Quality strategy

Companies normally start at stage one in which both external and internal failures are high. To preserve image and keep customers, it is better in the short run to go to stage two right away rather than jump to stage three, which generally requires much more time to implement than stage two. This strategy means that it is better to spend on inspection and/or rework (internal failure) than to let defective products reach the customers. Image and sales lost due to external failure may be extremely hard to recover especially if customers switch to competitors. But high cost due to increased inspection and internal failures to prevent external failures can always be recovered later. Stage two, however, is a short-term high-cost strategy, and companies should not stay in this comfort zone too long where quality improvement does not really take place. Stage two merely prevents deterioration of market share through lots of rework, sorting, and 100% inspection.

When external failure is finally reduced, stage three should immediately follow to reduce internal failure and inspection costs by implementing preventive measures. As the saying goes, “An ounce of prevention is worth a pound of cure.” In quality management, prevention is not just worth 16 times that of correction; one electrical company discovered that $1 of prevention could prevent $100,000 of external failure.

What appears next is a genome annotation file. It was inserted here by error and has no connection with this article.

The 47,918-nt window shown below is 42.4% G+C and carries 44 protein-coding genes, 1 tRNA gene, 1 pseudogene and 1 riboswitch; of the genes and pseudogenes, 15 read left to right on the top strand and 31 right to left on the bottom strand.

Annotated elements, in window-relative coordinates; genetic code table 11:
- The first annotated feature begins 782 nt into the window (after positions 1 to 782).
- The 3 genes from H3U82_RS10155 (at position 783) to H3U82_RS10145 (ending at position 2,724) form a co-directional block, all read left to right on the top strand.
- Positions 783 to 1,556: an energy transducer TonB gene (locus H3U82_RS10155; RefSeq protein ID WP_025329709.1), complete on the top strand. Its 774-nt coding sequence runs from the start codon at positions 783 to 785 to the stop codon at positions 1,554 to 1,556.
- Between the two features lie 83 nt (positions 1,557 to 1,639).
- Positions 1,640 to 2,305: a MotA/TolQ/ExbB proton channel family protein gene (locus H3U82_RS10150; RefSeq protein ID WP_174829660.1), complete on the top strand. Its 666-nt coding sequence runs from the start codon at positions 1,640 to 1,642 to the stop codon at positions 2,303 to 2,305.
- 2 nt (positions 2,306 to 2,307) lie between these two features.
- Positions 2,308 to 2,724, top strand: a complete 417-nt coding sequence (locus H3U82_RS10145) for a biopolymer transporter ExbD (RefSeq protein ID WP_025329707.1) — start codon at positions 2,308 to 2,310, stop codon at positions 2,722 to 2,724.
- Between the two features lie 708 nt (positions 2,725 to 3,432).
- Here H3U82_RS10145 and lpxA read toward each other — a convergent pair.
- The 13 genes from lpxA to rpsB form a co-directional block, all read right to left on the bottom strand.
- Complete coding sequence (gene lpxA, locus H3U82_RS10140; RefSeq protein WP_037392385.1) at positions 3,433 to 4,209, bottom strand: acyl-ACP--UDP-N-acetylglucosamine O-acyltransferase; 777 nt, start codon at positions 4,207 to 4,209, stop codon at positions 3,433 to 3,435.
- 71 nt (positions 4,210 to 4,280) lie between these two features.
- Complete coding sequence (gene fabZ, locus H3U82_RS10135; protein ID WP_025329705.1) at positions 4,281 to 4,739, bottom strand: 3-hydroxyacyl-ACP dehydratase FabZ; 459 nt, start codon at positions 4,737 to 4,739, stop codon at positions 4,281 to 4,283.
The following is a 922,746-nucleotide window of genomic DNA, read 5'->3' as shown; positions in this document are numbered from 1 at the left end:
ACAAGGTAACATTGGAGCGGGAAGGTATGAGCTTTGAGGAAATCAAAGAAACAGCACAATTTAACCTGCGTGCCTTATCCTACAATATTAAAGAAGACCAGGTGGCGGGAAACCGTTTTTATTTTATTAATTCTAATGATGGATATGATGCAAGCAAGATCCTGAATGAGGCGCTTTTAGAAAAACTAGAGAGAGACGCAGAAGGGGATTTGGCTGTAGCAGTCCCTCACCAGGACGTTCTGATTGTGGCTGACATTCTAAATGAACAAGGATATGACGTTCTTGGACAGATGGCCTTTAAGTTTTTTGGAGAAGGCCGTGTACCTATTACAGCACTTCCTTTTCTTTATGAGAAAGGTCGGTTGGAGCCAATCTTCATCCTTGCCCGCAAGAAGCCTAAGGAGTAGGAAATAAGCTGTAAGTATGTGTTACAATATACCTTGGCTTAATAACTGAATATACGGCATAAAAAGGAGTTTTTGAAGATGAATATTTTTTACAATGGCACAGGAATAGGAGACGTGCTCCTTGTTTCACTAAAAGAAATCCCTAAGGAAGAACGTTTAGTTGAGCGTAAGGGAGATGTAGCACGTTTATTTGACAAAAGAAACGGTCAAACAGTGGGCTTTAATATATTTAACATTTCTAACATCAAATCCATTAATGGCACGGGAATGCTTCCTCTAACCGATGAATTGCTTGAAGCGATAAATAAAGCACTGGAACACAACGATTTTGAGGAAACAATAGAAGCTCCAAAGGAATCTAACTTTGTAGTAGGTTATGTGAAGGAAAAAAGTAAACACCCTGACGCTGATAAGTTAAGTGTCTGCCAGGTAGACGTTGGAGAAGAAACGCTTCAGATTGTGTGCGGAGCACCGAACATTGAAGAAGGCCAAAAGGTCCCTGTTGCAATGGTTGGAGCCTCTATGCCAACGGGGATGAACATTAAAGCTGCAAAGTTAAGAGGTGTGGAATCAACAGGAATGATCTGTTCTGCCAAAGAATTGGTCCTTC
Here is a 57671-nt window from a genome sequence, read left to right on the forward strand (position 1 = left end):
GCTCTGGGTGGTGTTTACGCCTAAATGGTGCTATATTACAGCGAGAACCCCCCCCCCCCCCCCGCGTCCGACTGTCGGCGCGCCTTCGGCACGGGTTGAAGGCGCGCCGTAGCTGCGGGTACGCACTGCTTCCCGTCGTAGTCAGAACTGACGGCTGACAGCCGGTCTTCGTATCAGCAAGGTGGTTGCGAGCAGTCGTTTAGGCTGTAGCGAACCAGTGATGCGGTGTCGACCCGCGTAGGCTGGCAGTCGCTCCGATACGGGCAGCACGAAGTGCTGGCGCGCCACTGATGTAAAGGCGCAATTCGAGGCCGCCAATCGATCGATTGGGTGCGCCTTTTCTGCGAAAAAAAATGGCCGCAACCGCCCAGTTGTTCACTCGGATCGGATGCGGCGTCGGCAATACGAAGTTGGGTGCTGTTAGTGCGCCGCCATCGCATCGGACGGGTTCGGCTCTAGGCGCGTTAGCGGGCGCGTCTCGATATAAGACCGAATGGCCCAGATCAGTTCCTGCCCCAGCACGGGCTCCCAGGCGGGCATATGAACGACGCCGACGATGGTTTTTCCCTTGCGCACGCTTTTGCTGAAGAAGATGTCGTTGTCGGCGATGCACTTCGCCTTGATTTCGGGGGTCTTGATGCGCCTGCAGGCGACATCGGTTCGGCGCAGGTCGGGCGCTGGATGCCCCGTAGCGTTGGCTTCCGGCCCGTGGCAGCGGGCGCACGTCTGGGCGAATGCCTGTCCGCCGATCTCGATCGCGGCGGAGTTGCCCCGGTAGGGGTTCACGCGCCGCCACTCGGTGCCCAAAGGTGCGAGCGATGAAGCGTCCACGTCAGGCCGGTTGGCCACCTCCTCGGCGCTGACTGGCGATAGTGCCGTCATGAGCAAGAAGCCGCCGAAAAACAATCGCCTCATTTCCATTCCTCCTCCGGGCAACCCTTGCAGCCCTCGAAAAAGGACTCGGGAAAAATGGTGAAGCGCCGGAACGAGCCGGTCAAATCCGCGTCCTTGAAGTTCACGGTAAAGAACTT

New companies should design systems based on stage three or TQM right away, and avoid the costly stages one and two. Existing companies who are at stage one can jump to stage three if they are confident and fully committed to Total Quality. This approach assumes that they can hold on to their customers while preventive measures are instituted double time. Finally, existing companies at stage two should proceed to stage three immediately, lest their competitors do so.

Plan for quality. As saying goes “If you fail to plan, you plan to fail.”

Table 1 Stages of Quality Management
Stage or Style Prevention Internal failure Inspection
External failure
1. “Firefighting” LOW HIGH LOW HIGH
2. “Conventional” LOW HIGH HIGH LOW
3. “Total Quality” HIGH LOW LOW LOW